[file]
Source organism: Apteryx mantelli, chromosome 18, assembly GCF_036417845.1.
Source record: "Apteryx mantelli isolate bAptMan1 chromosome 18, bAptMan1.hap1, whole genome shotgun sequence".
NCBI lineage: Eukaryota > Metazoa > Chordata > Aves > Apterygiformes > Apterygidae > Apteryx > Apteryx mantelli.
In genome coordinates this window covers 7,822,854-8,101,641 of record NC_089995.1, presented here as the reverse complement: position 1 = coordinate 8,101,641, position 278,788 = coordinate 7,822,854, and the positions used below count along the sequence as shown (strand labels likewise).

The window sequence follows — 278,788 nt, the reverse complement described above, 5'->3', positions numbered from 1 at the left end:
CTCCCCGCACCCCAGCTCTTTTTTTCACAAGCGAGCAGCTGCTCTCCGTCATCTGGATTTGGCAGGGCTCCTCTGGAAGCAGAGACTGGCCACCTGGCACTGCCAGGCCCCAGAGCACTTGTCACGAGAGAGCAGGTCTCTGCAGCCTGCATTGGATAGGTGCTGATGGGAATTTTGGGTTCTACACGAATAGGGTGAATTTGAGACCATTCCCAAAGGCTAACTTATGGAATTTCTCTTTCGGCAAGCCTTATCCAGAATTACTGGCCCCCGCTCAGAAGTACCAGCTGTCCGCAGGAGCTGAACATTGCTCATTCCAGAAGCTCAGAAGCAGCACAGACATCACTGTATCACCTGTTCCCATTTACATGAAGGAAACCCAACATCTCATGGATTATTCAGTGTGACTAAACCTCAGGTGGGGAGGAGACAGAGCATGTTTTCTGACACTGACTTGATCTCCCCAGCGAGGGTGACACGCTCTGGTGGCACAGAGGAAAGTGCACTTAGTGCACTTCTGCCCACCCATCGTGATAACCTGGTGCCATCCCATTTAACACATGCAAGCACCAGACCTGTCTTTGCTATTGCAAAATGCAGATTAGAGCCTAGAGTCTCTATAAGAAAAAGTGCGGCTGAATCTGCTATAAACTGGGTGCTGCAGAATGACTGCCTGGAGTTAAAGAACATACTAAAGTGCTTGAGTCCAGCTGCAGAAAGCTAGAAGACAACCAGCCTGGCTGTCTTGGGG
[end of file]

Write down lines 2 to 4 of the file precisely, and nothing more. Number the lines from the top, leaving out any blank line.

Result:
Source record: "Apteryx mantelli isolate bAptMan1 chromosome 18, bAptMan1.hap1, whole genome shotgun sequence".
NCBI lineage: Eukaryota > Metazoa > Chordata > Aves > Apterygiformes > Apterygidae > Apteryx > Apteryx mantelli.
In genome coordinates this window covers 7,822,854-8,101,641 of record NC_089995.1, presented here as the reverse complement: position 1 = coordinate 8,101,641, position 278,788 = coordinate 7,822,854, and the positions used below count along the sequence as shown (strand labels likewise).